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Licensing vs. Accreditation (I)

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Dear Debi,
What’s the difference between being “licensed” and “exempt,” and what are the pros and cons of both? I've also heard you can be “accredited.” Can you explain them all to me?
Nancy, Downey, CA
Debi's Tips
Debi Gutierrez
Debi Gutierrez
Host
  • A license is required if you take care of children from more than 1 family, besides your own
  • Licensing focuses on minimum health & safety requirements
  • Accreditation is voluntary
Expert Advice
Paulette Brown
Paulette Brown
CA Dept. of Social Services
Being a licensed child care provider means that you’re providing care for children from one or more families that are not related to you by blood or marriage. Licensing is a registration with the state that shows you are doing family child care in your home. It requires that a child care provider meets the minimum requirements to take care of children in the home. Those requirements include that the provider has cleared a TB test, taken 15 hours of health and safety training, passed a CPR course, and has cleared the fingerprinting process and the child abuse index.

When a child care provider is “exempt” that means they’re providing care or supervision for a family member. They probably have been given custody by the court. The state doesn’t grant exemptions or regulate exempt providers.

An exempt provider usually wants to become licensed because there are some agencies, such as GAIN or the R&Rs that will provide payments to a licensed provider.

There are additional benefits to obtaining a license. It lets parents know, this person has met all the requirements by the state to run this type of business. Plus, there are financial benefits. If you get licensed, you can qualify for many programs, including subsidized care. In fact, the government will pay a higher rate for child care providers who are licensed than those who are exempt. You can also get involved and qualify for food subsidy programs for your child care.

The first step to becoming licensed is to contact Community Care Licensing and attend an orientation. With your application, you submit your paper work for fingerprinting clearance. Not only the applicant, but any adult 18 years or older who resides in the home must be fingerprinted. Also, anyone who resides in the home who’s over 18, must provide proof of a TB test.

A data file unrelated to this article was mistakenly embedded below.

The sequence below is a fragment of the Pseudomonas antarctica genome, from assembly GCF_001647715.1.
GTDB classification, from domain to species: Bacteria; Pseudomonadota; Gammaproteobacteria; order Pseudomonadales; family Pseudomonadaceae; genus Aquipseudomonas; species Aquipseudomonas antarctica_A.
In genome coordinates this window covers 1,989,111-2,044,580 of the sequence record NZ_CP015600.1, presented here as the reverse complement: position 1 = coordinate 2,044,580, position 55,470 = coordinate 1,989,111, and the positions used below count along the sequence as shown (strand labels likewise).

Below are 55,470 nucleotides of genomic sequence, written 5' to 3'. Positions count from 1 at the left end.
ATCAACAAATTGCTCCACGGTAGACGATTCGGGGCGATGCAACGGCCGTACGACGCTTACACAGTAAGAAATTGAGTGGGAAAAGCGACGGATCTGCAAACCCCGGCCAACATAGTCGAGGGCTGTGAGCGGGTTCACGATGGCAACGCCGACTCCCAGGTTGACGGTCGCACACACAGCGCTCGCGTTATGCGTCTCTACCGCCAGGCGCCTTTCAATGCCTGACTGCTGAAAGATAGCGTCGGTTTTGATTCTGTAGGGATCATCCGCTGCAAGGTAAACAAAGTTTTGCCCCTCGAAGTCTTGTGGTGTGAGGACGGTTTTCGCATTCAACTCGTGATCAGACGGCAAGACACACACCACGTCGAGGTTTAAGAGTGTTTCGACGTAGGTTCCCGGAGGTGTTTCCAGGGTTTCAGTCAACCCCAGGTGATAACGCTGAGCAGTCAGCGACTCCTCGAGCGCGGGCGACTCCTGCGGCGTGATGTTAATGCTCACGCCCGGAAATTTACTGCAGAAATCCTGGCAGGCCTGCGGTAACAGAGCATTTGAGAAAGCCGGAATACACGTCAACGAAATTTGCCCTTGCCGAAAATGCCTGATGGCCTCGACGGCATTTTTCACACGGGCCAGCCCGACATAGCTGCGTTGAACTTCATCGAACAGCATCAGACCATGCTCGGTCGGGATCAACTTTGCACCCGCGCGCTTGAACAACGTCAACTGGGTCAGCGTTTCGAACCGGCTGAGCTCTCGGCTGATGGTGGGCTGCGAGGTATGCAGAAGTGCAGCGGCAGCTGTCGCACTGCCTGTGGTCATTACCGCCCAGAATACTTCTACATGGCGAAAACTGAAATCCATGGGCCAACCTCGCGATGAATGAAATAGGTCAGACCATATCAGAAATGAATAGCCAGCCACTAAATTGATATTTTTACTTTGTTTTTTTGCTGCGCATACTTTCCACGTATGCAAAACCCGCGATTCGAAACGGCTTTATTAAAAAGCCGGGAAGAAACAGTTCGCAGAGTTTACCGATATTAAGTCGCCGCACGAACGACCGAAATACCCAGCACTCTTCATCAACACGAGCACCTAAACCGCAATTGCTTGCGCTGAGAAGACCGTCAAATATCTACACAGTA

After the application is submitted, an in-home inspection is scheduled. The scheduled visit makes sure the home meets health and safety requirements. From the time you submit an application, to receiving your actual license usually takes about 45 days.

There is a fee associated with becoming licensed. The licensing fee for a small family home providing care for up to 8 children is $60 dollars. The licensing fee for a large family home providing care for up to 14 children is $115 dollars. There also is a $25 orientation fee.

Child care providers can be fined for not meeting certain standards. There’s a $200 dollar per day fee for providers who aren't licensed and there is a $100 fee for those who are not finger-printed. In fact, I just had to revoke a license for a family that had 26 kids. I’ve seen as many as 42 in a home. That’s a sign that they’re greedy and not concerned about the welfare of the children.

Accreditation is completely voluntary. The standards for accreditation exceed the minimum requirements for licensing. In order to be accredited, you must go through a self-study program at your own pace. Then you receive a home visit from an analyst. While the state governs licensing, the National Association for Family Child Care (NAFCC) oversees the accreditation process in California.
Child Care provider Comments
Jo-Ann
Jo-Ann
Family child care provider for 2 years
To become licensed, I first attended an orientation, and then I got a packet and started the application process. Next, I prepared my house for inspection and had a visit from an inspector. I passed on my first try! Ultimately, I’m working toward becoming accredited. I want that stamp of approval from the NAFCC that I’ve surpassed standards for quality child care.
Sonnia Corzo
Sonnia Corzo
Child care provider for 6 years, mother of four
I wanted to become licensed for the benefits, such as attending classes, belonging to a food program, and providing children with the best possible care. Now that I have my license, I am thinking about becoming accredited. I want to be able to give the best service possible to the children. I want to be recognized not just by the organization, but by families that can see that I offer the best care in a safe environment.
Clarissa August
Clarissa August
Family child care provider for 21 years
I’ve worked in the child care field most of my life. I am considering getting my family child care license. In fact, my daughter and I have recently been talking about opening up a family child care business together.

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Resources
California Department of Social Services/ Community Care Licensing
The National Association for Family Child Care (NAFCC)
1-800-359-3817
Downloads (Get Reader)
California Department of Social Services – Title 22 Regulations pdf
 
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